Portsmouth, Va. – An e-mail through Navy commands flooded inboxes of sailors stationed around the Hampton Roads area from Lincoln Military Housing, offering a “unique opportunity” to “single sailors never before seen in this region.”
Thirty two-bedroom “family homes” at Stanley Court in Portsmouth that will now house 60 single sailors at discounted rent.
Immediately, families who now live in Lincoln Homes came forward to NewsChannel 3, outraged at the idea.
“You’re inviting trouble into our neighborhoods.”
“That would break our community.”
“They are just after that bottom line.”
Meet Belinda Hay, Kitty Greentree and Kimberly Caldwell.
All three women are longtime Navy wives and mothers, and longtime military housing residents.
“We moved into military housing because with my husband deploying frequently, we liked living in a military community. I want my neighbors to understand my situation,” said Greentree.
“Everyone knows what you’re going through because you have that common bond,” said Hay. “Husbands come and go, and you lean on each other for support.”
Now they are worried about what single sailors would bring into their neighborhoods.
“More partying, more irresponsibility, and they don’t recognize there are small children around,” said Caldwell.
Their other concern comes down to simple fairness.
Each single sailor living in Lincoln would pay only $683 a month.
According to military housing allowance charts, that would mean they pocket at least $400 a month and potentially hundreds more if they are of higher rank.
In comparison, military families are forced to pay every single penny of their housing allowance, regardless of the size of their home.
“It’s not really fair that they get to keep a big chunk, and we have already forked out all of ours,” said Hay.
“It’s giving a cash kickback at the government’s expense,” said Greentree.
Single sailors, though, could be just the beginning of their problems.
After a NewsChannel 3 investigation one year ago revealed moldy Lincoln housing, many military families decided to move out.
“There are a lot of homes vacant in our area,” said Hay.
“On my former court, there are six houses open right now,” said Caldwell.
“They are afraid. They are afraid of lack of service, afraid of living in a home that’s deteriorating and afraid of illness,” said Greentree.
Lincoln has recruited to fill the vacancies, giving away cash and iPads to families who refer friends.
If they can’t get enough military families or single sailors to move in, per Lincoln’s contract with the Navy, they can start renting to civilians.
“I never saw it coming,” said Greentree.
These families never knew it could happen, because there was no mention of it in their leases.
“It’s military housing. When you take the military out, it won’t be the same,” said Hay.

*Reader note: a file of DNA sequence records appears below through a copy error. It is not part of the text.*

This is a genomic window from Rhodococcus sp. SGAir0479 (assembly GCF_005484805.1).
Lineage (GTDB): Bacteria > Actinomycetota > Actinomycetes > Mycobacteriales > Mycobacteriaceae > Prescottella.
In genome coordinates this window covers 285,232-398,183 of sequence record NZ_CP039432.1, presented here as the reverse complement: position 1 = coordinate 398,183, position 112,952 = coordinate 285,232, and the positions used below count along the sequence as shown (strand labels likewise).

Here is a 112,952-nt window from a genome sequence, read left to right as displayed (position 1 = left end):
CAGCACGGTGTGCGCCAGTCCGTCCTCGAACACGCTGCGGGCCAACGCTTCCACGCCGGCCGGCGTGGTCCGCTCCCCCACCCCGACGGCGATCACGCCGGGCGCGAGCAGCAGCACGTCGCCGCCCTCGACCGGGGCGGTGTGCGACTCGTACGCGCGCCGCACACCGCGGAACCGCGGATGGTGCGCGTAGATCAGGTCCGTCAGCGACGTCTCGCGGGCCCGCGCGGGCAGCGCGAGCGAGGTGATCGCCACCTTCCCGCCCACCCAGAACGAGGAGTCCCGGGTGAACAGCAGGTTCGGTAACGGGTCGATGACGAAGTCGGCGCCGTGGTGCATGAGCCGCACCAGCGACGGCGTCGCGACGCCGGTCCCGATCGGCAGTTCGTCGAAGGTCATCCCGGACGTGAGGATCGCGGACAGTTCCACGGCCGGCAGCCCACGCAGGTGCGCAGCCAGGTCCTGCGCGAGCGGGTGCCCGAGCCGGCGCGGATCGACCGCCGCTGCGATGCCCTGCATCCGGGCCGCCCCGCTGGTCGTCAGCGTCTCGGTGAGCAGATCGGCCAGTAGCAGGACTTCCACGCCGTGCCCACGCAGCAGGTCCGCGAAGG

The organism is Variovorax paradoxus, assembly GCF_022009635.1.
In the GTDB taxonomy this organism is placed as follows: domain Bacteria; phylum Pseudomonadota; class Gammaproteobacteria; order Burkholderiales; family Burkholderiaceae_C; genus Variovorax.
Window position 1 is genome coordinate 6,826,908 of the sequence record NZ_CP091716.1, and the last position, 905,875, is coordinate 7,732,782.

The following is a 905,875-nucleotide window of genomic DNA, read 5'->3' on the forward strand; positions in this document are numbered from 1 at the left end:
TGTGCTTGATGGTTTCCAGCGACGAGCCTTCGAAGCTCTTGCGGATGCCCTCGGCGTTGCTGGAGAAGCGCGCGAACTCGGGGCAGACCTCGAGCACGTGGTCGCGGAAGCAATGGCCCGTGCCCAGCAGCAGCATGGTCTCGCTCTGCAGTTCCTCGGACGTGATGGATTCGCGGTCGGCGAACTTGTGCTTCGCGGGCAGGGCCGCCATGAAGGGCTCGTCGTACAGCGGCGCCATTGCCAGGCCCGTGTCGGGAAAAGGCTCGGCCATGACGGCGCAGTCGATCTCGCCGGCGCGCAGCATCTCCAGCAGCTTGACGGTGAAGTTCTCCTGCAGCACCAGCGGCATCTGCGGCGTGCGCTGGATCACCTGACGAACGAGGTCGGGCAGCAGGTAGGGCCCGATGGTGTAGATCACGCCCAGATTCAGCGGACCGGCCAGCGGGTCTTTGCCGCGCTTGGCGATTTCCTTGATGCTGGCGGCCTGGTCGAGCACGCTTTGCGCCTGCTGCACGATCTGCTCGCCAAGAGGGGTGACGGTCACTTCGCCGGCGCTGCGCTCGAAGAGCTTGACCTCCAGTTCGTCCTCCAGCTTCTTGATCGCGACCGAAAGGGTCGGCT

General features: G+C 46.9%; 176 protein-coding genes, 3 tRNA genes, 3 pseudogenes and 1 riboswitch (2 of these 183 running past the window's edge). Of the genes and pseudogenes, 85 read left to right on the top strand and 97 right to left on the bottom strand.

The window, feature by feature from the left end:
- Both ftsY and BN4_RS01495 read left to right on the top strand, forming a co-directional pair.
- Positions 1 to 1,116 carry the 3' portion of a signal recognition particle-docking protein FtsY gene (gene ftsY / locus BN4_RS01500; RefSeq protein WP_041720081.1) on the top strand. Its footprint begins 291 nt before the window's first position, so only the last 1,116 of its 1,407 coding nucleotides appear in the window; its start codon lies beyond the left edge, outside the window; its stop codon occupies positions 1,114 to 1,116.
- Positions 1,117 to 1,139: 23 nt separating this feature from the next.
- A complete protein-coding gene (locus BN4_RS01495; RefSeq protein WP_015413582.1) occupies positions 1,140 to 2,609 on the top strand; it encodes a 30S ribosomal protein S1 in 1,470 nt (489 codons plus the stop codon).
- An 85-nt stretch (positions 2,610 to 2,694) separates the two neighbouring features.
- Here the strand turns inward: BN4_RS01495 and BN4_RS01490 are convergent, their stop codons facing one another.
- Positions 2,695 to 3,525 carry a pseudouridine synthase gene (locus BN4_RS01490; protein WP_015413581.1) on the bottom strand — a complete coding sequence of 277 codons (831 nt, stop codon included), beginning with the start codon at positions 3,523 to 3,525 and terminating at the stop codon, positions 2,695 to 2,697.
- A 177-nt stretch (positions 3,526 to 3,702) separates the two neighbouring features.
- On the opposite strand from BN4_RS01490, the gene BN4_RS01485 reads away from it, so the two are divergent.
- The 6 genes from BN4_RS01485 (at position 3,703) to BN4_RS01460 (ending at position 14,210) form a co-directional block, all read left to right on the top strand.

“You don’t want to have to worry about who is moving in across the street or next door. You want that sense of community, and that sense of community is going to be ripped away.”
Other military housing companies around the country have already started the practice, with some renting to people with Section 8 vouchers.
“If I found out Section 8 [residents] were living in our housing. I would want to move out, plain and simple,” said Hay.
“Perhaps they think this is a solution, but it’s a poor choice,” said Greentree.
So what should the Navy and Lincoln do with Stanley Court housing, instead of opening it up to single sailors?
“Honestly, I think they need to tear it down and provide bigger units for the families,” said Hay.
“I really want LMH to consider military families, the unique lifestyle that we live, and the real need for quality housing at these bases in Hampton Roads,” said Greentree.
Neither the Navy nor Lincoln would answer our questions about whether they would be allowing civilians or Section 8 into housing.
Lincoln Military Housing released this statement:
“We’re proud of our service to all members of the military, and are proud to offer this great option to a few of them because they deserve it. We’re confident these neighborhoods will be stronger, safer and better because of this program, and we will listen to and address any concerns some people may have.”
Navy Region Mid-Atlantic released this statement:
“The U.S. Navy remains advocates for our sailors and their families in providing safe and healthy communities. Privatized Navy housing competes in the marketplace to attract residents who sign leases and make monthly rental payments. Sufficient occupancy rates are necessary for the financial health of the partnership and to enable the community improvements that everyone wants and deserves. If there is a lack of demand from military families, the business agreement allows the Navy housing office to refer other preferred groups to our PPV housing partner, such as military families from other branches of service, the U.S. Coast Guard and single service members. This has been done successfully in other PPV communities across the services. The Stanley Court neighborhood in Portsmouth has 121 two, three and four bedroom units. Of the 64 two bedroom units, there are only 23 vacant. We have trust and confidence that all military members, single or with families, who move into PPV communities will remain respectful of their neighbors and adhere to the rules and regulations they agree to in their contract”.